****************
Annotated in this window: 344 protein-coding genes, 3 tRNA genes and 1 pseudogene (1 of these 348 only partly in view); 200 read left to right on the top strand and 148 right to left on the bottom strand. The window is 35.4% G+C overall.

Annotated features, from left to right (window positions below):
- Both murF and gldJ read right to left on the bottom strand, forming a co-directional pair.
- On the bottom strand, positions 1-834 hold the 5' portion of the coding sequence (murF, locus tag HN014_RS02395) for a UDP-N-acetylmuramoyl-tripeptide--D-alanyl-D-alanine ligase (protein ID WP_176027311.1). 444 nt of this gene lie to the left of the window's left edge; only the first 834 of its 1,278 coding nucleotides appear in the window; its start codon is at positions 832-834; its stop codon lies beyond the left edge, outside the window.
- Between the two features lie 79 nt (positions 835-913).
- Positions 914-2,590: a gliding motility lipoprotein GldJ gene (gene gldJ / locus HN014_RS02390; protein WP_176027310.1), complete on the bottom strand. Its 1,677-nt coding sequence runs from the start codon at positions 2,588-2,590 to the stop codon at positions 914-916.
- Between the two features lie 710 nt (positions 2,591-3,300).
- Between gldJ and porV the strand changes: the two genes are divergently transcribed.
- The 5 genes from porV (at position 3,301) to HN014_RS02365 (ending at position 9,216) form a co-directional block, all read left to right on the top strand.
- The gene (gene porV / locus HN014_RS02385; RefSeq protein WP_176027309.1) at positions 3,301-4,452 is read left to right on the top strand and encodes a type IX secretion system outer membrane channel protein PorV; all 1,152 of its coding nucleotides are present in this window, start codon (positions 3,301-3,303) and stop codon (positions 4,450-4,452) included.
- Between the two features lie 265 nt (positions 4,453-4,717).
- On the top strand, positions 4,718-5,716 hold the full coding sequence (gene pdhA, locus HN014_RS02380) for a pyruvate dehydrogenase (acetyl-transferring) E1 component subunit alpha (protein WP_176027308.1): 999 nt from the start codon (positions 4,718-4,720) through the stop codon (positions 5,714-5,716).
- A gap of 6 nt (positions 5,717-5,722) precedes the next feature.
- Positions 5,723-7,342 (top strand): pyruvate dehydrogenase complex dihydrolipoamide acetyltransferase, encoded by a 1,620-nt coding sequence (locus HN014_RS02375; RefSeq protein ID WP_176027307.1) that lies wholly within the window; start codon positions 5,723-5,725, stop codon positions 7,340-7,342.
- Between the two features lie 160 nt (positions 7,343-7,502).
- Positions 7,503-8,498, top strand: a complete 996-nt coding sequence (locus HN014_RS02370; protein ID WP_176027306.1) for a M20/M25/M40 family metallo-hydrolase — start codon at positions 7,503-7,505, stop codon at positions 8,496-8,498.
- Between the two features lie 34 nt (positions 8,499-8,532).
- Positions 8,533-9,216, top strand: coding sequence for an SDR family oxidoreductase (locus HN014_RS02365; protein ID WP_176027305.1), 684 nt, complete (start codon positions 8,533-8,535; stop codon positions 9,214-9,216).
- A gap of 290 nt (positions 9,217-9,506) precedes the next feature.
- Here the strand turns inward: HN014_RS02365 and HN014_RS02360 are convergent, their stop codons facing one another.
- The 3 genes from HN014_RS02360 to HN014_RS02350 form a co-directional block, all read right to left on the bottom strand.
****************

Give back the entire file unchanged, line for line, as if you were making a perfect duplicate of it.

Annotated in this window: 344 protein-coding genes, 3 tRNA genes and 1 pseudogene (1 of these 348 only partly in view); 200 read left to right on the top strand and 148 right to left on the bottom strand. The window is 35.4% G+C overall.

Annotated features, from left to right (window positions below):
- Both murF and gldJ read right to left on the bottom strand, forming a co-directional pair.
- On the bottom strand, positions 1-834 hold the 5' portion of the coding sequence (murF, locus tag HN014_RS02395) for a UDP-N-acetylmuramoyl-tripeptide--D-alanyl-D-alanine ligase (protein ID WP_176027311.1). 444 nt of this gene lie to the left of the window's left edge; only the first 834 of its 1,278 coding nucleotides appear in the window; its start codon is at positions 832-834; its stop codon lies beyond the left edge, outside the window.
- Between the two features lie 79 nt (positions 835-913).
- Positions 914-2,590: a gliding motility lipoprotein GldJ gene (gene gldJ / locus HN014_RS02390; protein WP_176027310.1), complete on the bottom strand. Its 1,677-nt coding sequence runs from the start codon at positions 2,588-2,590 to the stop codon at positions 914-916.
- Between the two features lie 710 nt (positions 2,591-3,300).
- Between gldJ and porV the strand changes: the two genes are divergently transcribed.
- The 5 genes from porV (at position 3,301) to HN014_RS02365 (ending at position 9,216) form a co-directional block, all read left to right on the top strand.
- The gene (gene porV / locus HN014_RS02385; RefSeq protein WP_176027309.1) at positions 3,301-4,452 is read left to right on the top strand and encodes a type IX secretion system outer membrane channel protein PorV; all 1,152 of its coding nucleotides are present in this window, start codon (positions 3,301-3,303) and stop codon (positions 4,450-4,452) included.
- Between the two features lie 265 nt (positions 4,453-4,717).
- On the top strand, positions 4,718-5,716 hold the full coding sequence (gene pdhA, locus HN014_RS02380) for a pyruvate dehydrogenase (acetyl-transferring) E1 component subunit alpha (protein WP_176027308.1): 999 nt from the start codon (positions 4,718-4,720) through the stop codon (positions 5,714-5,716).
- A gap of 6 nt (positions 5,717-5,722) precedes the next feature.
- Positions 5,723-7,342 (top strand): pyruvate dehydrogenase complex dihydrolipoamide acetyltransferase, encoded by a 1,620-nt coding sequence (locus HN014_RS02375; RefSeq protein ID WP_176027307.1) that lies wholly within the window; start codon positions 5,723-5,725, stop codon positions 7,340-7,342.
- Between the two features lie 160 nt (positions 7,343-7,502).
- Positions 7,503-8,498, top strand: a complete 996-nt coding sequence (locus HN014_RS02370; protein ID WP_176027306.1) for a M20/M25/M40 family metallo-hydrolase — start codon at positions 7,503-7,505, stop codon at positions 8,496-8,498.
- Between the two features lie 34 nt (positions 8,499-8,532).
- Positions 8,533-9,216, top strand: coding sequence for an SDR family oxidoreductase (locus HN014_RS02365; protein ID WP_176027305.1), 684 nt, complete (start codon positions 8,533-8,535; stop codon positions 9,214-9,216).
- A gap of 290 nt (positions 9,217-9,506) precedes the next feature.
- Here the strand turns inward: HN014_RS02365 and HN014_RS02360 are convergent, their stop codons facing one another.
- The 3 genes from HN014_RS02360 to HN014_RS02350 form a co-directional block, all read right to left on the bottom strand.